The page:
Employers in Massachusetts will be barred from forcing prospective employees to divulge how much they were making at their last job. The change, effective in 2018, is part of a sweeping new equal pay measure Republican Gov. Charlie Baker signed into law on Aug. 1.
The law's goal is to prevent women from being stuck in a cycle of low salaries.
"What happens to people over time is if, in that first negotiation — or those first few jobs out of high school or college — you are underpaid, then you really get a snowball effect," says Victoria Budson, who directs the Women and Public Policy Program at Harvard University's Kennedy School of Government and who advocated for the new law.
"If each subsequent salary is really benchmarked to that, then what can happen is that type of usually implicit and occasionally explicit discrimination really then follows that person throughout their career," she says.
Democratic state senator Pat Jehlen was the chief sponsor of the legislation. She says divulging a low salary may prevent someone from even getting the job in the first place.
"We heard about a woman who had had a phone interview for a job, did very well, and didn't hang up at the end of the conference call," Jehlen says. The woman "heard the other people saying: 'She looked like an ideal candidate until we heard what she's making now. She must not be as good as she looks,' and they didn't hire her."
The law also protects employees from retribution if they talk openly about how much they're paid. It's already been illegal under federal law for more than 80 years for employers to impose "pay secrecy." But according to the Institute for Women's Policy Research, about half of employees say talking about salary with coworkers "is either discouraged or prohibited and/or could lead to punishment."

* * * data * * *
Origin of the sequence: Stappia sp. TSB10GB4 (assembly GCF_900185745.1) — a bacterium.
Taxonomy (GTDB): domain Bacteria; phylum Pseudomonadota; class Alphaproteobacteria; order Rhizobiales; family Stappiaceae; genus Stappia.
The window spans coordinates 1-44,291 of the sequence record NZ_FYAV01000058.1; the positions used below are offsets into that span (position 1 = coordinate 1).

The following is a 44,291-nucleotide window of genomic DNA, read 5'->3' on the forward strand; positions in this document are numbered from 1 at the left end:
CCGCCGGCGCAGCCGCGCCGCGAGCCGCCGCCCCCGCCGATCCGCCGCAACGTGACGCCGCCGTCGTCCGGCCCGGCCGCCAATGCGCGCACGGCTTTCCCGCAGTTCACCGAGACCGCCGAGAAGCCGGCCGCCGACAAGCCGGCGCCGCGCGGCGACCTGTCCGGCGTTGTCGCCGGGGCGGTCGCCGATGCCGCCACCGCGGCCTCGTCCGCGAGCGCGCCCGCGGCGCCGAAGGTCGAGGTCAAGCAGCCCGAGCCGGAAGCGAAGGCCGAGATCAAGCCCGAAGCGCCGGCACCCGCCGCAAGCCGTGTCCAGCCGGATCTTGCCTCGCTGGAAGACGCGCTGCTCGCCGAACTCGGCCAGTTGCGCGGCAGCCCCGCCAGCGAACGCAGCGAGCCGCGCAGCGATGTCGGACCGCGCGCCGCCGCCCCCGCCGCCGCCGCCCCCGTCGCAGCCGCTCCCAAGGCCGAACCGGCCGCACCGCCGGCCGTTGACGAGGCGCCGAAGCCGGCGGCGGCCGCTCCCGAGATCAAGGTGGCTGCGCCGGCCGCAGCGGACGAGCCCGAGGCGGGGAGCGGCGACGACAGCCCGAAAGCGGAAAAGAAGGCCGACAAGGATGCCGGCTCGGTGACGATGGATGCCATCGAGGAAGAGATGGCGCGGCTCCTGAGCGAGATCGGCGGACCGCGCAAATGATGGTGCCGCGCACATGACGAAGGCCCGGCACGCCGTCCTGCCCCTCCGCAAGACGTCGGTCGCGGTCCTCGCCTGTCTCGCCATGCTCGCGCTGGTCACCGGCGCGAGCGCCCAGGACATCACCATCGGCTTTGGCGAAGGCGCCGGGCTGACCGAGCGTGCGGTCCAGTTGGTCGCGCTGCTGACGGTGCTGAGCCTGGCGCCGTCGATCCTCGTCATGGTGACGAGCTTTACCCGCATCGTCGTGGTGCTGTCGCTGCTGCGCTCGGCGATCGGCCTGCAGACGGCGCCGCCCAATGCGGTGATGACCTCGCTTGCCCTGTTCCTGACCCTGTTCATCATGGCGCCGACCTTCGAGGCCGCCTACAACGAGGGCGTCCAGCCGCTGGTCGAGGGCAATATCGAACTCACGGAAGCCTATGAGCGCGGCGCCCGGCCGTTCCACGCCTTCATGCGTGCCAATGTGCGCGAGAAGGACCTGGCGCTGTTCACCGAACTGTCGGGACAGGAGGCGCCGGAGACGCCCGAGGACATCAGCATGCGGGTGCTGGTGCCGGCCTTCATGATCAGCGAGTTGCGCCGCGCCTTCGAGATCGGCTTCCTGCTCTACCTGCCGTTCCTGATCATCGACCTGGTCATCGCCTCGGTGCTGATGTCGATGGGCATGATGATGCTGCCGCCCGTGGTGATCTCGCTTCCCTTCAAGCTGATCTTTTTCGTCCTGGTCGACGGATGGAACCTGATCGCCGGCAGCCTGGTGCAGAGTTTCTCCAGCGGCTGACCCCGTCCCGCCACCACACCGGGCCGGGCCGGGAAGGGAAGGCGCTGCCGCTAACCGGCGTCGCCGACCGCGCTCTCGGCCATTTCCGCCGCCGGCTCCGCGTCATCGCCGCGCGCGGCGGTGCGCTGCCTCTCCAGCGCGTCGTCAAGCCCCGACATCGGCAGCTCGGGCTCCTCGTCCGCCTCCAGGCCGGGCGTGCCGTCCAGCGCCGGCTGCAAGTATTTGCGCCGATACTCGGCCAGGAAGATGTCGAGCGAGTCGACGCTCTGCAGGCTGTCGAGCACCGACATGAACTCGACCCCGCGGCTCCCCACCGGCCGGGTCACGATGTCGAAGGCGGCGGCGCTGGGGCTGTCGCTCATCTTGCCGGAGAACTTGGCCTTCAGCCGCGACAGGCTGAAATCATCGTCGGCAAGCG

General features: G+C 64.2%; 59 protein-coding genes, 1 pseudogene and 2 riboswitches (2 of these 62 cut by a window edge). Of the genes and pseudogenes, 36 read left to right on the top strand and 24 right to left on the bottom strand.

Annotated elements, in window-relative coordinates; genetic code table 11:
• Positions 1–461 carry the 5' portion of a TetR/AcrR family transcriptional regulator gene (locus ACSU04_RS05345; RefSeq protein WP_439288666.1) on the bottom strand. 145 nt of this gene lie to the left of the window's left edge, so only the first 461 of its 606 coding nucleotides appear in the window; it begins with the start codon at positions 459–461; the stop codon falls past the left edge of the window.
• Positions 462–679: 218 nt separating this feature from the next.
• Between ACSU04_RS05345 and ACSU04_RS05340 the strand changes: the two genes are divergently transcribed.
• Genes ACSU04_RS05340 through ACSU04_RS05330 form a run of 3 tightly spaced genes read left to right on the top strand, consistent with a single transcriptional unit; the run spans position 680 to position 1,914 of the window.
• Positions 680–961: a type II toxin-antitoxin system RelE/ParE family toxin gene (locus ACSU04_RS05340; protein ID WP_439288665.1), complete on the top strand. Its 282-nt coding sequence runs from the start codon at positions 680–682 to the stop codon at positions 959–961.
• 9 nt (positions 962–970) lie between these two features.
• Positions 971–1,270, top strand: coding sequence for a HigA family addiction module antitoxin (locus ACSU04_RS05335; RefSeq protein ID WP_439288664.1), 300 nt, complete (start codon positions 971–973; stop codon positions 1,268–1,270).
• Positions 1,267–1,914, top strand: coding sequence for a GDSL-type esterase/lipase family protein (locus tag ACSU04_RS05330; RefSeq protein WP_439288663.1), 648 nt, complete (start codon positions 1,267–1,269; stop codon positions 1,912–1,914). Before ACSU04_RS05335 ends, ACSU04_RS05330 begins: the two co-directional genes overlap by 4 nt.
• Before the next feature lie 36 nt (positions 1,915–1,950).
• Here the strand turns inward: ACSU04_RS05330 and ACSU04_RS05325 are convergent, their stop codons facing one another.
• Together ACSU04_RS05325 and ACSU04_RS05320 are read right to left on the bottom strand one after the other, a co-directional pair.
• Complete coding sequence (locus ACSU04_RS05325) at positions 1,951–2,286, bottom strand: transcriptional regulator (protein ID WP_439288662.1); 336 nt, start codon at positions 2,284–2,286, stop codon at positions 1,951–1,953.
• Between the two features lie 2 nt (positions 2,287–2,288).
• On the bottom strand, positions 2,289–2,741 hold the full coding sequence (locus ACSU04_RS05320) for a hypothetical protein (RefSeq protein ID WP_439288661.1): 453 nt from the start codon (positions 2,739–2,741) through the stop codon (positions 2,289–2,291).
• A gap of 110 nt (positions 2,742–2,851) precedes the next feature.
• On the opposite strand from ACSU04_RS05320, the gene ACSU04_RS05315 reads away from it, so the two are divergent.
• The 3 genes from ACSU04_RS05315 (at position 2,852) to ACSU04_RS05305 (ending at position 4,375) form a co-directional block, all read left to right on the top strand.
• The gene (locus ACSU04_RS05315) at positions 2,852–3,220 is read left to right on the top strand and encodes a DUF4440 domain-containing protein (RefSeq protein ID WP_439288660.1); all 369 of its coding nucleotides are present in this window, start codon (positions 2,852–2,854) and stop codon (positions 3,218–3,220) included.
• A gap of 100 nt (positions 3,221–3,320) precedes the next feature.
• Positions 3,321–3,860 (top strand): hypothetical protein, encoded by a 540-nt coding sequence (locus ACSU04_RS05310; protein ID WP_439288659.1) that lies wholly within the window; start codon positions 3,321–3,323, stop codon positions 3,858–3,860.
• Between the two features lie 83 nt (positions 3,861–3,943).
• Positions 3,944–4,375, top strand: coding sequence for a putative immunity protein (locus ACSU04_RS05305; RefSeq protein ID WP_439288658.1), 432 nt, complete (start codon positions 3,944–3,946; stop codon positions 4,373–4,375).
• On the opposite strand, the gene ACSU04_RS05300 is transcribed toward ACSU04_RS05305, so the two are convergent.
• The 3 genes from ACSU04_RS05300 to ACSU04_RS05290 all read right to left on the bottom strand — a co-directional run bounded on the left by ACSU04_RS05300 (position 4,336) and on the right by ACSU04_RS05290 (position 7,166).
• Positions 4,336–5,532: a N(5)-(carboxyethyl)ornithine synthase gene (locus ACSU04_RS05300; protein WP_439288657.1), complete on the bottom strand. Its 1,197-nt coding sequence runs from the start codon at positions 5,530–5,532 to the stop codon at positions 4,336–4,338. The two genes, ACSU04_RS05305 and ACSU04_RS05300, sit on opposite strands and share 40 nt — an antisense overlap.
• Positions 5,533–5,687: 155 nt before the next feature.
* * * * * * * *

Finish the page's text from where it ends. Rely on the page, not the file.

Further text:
Advocates say that if employees talk with their coworkers about how much they're paid, it's easier to find out when there are discrepancies.
One business group opposed the new law: the Massachusetts High Technology Council. It objected to the presumption that any pay differential is the result of discrimination. The group declined to comment for this story.
But other business groups supported the law, based on a provision that could help companies.
For the first time in the U.S., companies will have new ways to defend against claims of wage discrimination. Under the new law, companies can defend themselves against lawsuits by showing they have taken a look at pay practices and taken steps to remedy disparities.
To Jehlen, that's the most powerful part of the new law.
"I think most discrimination is not intentional," the state senator says. "I think people are unaware of bias or of the causes of bias. And so if they perform a genuine self-assessment looking across the board at what different people are paid, and seeing if there [are] unintentional differentials, they can use that if somebody tries to bring a suit against them."
Massachusetts is one of the pioneers in mandating equal pay, passing its first such law in 1945.
Now, it's part of a national trend, says Vicki Shabo of the National Partnership for Women and Families.
At a time when Congress has been unable to pass an equal pay bill, states are taking the lead.
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